638 F2d 2 Boleman v. Congdon and Carpenter Company

638 F.2d 2

115 L.R.R.M. (BNA) 4892

John J. BOLEMAN, Plaintiff, Appellee,

No. 80-1529.

United States Court of Appeals,
First Circuit.

Argued Dec. 3, 1980.
Decided Jan. 14, 1981.

Richard A. Perras, Boston, Mass., with whom Deutsch, Weintraub & Glazerman, P. C., John L. Clark, and Edwards & Angell, Providence, R. I., were on brief, for defendant, appellant.

Dominic A. Caronna, Worcester, Mass., with whom Fusaro & Fusaro, Worcester, Mass., was on brief, for plaintiff, appellee.

Before ALDRICH, CAMPBELL and BOWNES, Circuit Judges.

ALDRICH, Senior Circuit Judge.

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The primary question on this appeal from the denial of defendant's motion for judgment n. o. v. is whether the evidence, viewed most favorably to plaintiff, warranted a finding that he had a contract for lifetime employment. We hold it did not.


Plaintiff, Boleman, became employed by defendant Congdon & Carpenter Co. in 1937, starting at the bottom. Defendant was engaged in the production and sale, inter alia, of steel. It had several outside salesmen, each with an assigned, relatively small territory. In 1957 defendant decided to expand into the Worcester, Massachusetts area and one Cotter, its then sales manager, asked plaintiff if he would like to become an outside salesman and be given that territory. Plaintiff at that time was living in Rhode Island and had an inside desk as manager of defendant's steel order department. Taking this new position would require his moving from Providence to Worcester. At the same time, in his words, it was a "promotion ... with ... the potential for greater earnings ... an opportunity." He was 40 years old. According to plaintiff, Cotter's offer was as follows.


"Worcester would be my home, it would be my base of operations, irrespective of what territory might be assigned to me. He told me he was giving me a lifetime opportunity. He said that with my knowledge, practical and technical, that I would have a job with the company for life."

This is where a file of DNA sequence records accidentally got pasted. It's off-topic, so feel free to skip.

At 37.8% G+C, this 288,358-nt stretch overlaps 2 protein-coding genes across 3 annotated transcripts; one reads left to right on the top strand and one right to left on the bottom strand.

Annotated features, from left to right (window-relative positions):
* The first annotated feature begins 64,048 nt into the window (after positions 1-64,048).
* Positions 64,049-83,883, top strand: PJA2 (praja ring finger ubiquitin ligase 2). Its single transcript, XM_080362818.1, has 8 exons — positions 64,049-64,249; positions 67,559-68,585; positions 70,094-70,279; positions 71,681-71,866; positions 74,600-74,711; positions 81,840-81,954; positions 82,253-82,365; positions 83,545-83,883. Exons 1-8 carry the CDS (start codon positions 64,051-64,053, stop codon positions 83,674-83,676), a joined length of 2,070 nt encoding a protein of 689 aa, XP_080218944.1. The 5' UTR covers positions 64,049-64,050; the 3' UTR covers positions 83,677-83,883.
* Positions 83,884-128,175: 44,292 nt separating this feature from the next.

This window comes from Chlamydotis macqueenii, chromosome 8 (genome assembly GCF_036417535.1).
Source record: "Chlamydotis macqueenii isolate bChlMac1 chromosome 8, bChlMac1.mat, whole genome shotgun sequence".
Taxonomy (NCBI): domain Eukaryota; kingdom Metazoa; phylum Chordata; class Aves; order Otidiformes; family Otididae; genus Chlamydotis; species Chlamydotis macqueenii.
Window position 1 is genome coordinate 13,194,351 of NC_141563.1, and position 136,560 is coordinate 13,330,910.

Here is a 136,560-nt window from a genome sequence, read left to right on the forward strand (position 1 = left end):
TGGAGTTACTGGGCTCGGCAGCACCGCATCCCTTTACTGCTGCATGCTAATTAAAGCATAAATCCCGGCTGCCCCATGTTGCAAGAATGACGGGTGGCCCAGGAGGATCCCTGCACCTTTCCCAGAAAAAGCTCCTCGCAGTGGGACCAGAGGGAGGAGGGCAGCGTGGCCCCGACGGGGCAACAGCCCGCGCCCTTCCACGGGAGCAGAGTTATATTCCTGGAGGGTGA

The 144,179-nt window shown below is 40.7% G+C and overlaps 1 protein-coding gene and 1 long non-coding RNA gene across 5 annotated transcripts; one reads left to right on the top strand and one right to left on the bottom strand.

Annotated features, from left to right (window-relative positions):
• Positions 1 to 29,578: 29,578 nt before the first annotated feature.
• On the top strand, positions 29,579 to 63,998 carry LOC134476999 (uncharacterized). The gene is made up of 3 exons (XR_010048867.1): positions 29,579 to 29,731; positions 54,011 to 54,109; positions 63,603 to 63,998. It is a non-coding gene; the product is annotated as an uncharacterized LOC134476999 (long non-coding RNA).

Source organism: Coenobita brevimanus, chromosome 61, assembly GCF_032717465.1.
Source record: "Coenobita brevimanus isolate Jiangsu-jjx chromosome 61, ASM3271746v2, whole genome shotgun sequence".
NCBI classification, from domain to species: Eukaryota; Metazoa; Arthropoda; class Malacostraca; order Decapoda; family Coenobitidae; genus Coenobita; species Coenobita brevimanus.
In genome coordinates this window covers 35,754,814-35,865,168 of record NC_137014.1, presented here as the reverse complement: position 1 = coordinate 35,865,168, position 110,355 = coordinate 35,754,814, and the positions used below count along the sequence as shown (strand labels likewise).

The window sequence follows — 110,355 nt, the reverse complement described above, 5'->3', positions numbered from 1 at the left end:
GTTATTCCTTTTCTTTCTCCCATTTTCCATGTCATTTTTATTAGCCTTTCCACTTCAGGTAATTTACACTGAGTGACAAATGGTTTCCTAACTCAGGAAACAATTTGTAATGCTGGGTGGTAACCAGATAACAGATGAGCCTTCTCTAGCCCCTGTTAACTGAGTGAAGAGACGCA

After plaintiff had discussed the matter with his wife he returned to Cotter and said he was agreeable and Cotter "reiterated," saying,


"I had a lifetime job with the company, that irrespective of the territory I might be assigned, Worcester would be my base of operations. And he repeated if I remember correctly that it was a lifetime opportunity."


There was no undertaking on plaintiff's part that he would remain with defendant any longer than he pleased.


In one part of plaintiff's testimony he stated that his understanding was that he was to "have the lifetime job as a salesman even though (he) weren't making any sales." At another he said he would not "necessarily (be) an outside salesman. But my understanding was that I could have a job with the company the rest of my life. I never put it in that one particular classification."

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The first of these constructions, that plaintiff was permanently employed even though he failed to give satisfactory performance, would render the contract void for lack of consideration. Cf. Kirkley v. F.H. Roberts Co., 1929, 268 Mass. 246, 252, 167 N.E. 289, 290; Carnig v. Carr, 1897, 167 Mass. 544, 547, 46 N.E. 117, 118. The second would raise perhaps insuperable difficulties in the way of lack of specificity, as to both performance and the measurement of damages, it being apparent that inside jobs paid less than outside, but with nothing to determine how much. Cf. Kirkley v. F.H. Roberts Co., ante. Having in mind plaintiff's lack of outside experience, this transfer was by no means a mere theoretical possibility.